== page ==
By Chitra Gunderson
Amazon forests used to cover large areas of northeast Brazil…
now they have almost disappeared.
once lush with the world’s greatest bio-diversity now stand
bare, destroyed plant species burned to a crisp, plants that could
have been the future cure of a devastating disease. These ancient
forests are where tribal Awá
peoples are struggling to resist the advances of cattle ranchers and
loggers eager to make a fortune from excavating iron ore.
Butterfly” lives in this ancient forest with her tribal
community where they live a nomadic lifestyle, depending entirely on
the berries, plants and animals living in the forest for their
sustenance. As she plays with the other children, takes care of a pet
monkey or swings on a vine over the river, there are no worries,
until the fateful day arrives…
Butterfly” Awá’s village is just half an hour’s
walk from the frontier where settlers are invading her tribe’s
lands. The rains will soon stop, and a new wave of burning will
begin.” Visit: SurvivalInternational.org
the rainy season ends, loggers begin targeting one of the Awá’s
main hunting areas. As trees are burned and massive areas destroyed,
Little Butterfly’s tribe has to move to find a new location,
sometimes a great distance away from their ancestor’s lands.
The Awá tribe’s land is being destroyed
faster than any other Amazon tribe; they are on the run for their
hunters told me how the loggers were driving animals out of the
forest and explained that they targeted the same trees the community
relies on for fruits and berries,”
said Justin Rowlatt of BBC News. One Awá
“This is our
land and if they cut our trees we can’t survive.”
what is the Awá’s alternative? Move to the cities where
they will end up living in shanty-towns or slums, and struggling to
survive, longing for the forest they used to know and love?
the city, we feel the same insecurity outsiders do in the forest,”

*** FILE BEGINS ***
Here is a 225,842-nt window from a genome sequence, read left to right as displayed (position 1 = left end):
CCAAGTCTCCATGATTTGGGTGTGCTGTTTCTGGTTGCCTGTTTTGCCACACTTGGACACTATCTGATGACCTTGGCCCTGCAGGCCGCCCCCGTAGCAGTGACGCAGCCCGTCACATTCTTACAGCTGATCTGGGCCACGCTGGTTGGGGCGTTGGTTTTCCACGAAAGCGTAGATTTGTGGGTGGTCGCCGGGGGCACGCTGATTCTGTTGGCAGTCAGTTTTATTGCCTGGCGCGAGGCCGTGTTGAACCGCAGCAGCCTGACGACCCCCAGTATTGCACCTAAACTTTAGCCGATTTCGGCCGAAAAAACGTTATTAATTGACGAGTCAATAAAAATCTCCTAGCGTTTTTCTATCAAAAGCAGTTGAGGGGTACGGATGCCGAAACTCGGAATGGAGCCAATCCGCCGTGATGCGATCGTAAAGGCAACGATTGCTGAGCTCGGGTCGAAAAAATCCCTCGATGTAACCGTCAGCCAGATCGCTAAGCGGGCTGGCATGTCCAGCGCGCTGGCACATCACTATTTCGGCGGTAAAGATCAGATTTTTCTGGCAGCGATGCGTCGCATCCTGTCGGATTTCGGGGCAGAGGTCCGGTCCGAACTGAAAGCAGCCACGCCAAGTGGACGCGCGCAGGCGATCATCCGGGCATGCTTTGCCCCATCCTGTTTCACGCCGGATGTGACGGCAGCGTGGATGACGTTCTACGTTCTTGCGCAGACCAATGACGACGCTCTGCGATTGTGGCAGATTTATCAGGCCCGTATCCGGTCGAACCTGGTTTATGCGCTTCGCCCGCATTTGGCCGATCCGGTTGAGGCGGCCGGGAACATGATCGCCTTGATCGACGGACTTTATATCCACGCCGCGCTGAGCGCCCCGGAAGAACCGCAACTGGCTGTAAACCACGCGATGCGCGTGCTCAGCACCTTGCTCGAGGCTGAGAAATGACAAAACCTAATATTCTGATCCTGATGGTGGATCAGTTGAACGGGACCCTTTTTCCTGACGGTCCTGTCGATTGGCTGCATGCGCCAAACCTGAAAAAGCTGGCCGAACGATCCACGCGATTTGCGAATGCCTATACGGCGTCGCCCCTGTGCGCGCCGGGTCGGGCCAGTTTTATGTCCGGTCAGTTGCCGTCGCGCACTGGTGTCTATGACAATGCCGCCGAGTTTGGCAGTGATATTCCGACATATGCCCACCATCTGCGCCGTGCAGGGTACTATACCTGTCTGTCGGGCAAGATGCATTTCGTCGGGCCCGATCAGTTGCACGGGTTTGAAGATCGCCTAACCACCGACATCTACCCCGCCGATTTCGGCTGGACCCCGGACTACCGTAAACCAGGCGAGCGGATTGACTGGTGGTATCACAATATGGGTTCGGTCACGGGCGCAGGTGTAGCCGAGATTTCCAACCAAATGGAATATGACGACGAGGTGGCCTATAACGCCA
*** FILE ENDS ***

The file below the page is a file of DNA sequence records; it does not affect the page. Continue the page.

says Blade, an Awá man.
imagine if it were you being dropped off in the Amazon rainforest
with no guide to lead you to safety, show you what plants are good to
eat, or how to build your shelter. Personally, I would be totally
lost, scared, and starving from hunger.
total annihilation are so many other un-contacted Awá
their lives crushed by illegal loggers, ranchers and settlers
invading the land they depend on. Fiona Watson of Survival
International explains that over 30% of one territory has already
been destroyed, even though the land is legally recognized. There
have also been reports that heavily armed ranchers and loggers, along
with their hired guns, are shooting the Awá
are the savages? In
my book, respect for other humans and cultures, is or should be a
core value of humanity, especially civilized humanity. After all,
cultural diversity is the beauty of the world.
we don’t honor and respect the basic human right to live our
lives the way we choose, then… how are we any different from
we can’t respect the right of the last tribes living in
isolation on the planet to decide their own fate, then how are we
different from the conquistadors of 500 years ago, whom we so roundly
condemn for their violence and greed?” Says Mitch Anderson,
writer and activist.
will we live without the forest?” asks Armadillo Awá.
some may ask… So what does the extinction of a tribe have to
do with us westerners?
the loss of a tribal culture, we lose the knowledge of the Amazon
Rainforest’s healing plants. Plants in the Amazon have been
used for thousands of years by the indigenous peoples to heal health
problems that we, who live in developed countries, struggle to find
relief from. In
addition, the Amazon rainforests are an integral part of the air we
breathe all over the world. Unless we save the Amazon and the
inhabitants of the forest, we will gradually destroy our own
Save the Amazon
Forest, Save the Awá, Save the Planet.
International has launched a campaign to Save the Awá.
In their campaign film, Actor Colin Firth, requests our help, “One
man can stop this: Brazil’s minister of justice. He can send in
the federal police to catch the loggers, and keep them out for good.
But we need enough people to message him. This is our chance, right
now, to actually do something. And if enough people show they care,
it will work.”
your support now… Visit www.survivalinternational.org/awa
For more information about the healing properties of Amazonian
Plants, call Chitra Gunderson, independent distributor, at (240)
674-5220 or Chitra@rainforestcanopy.com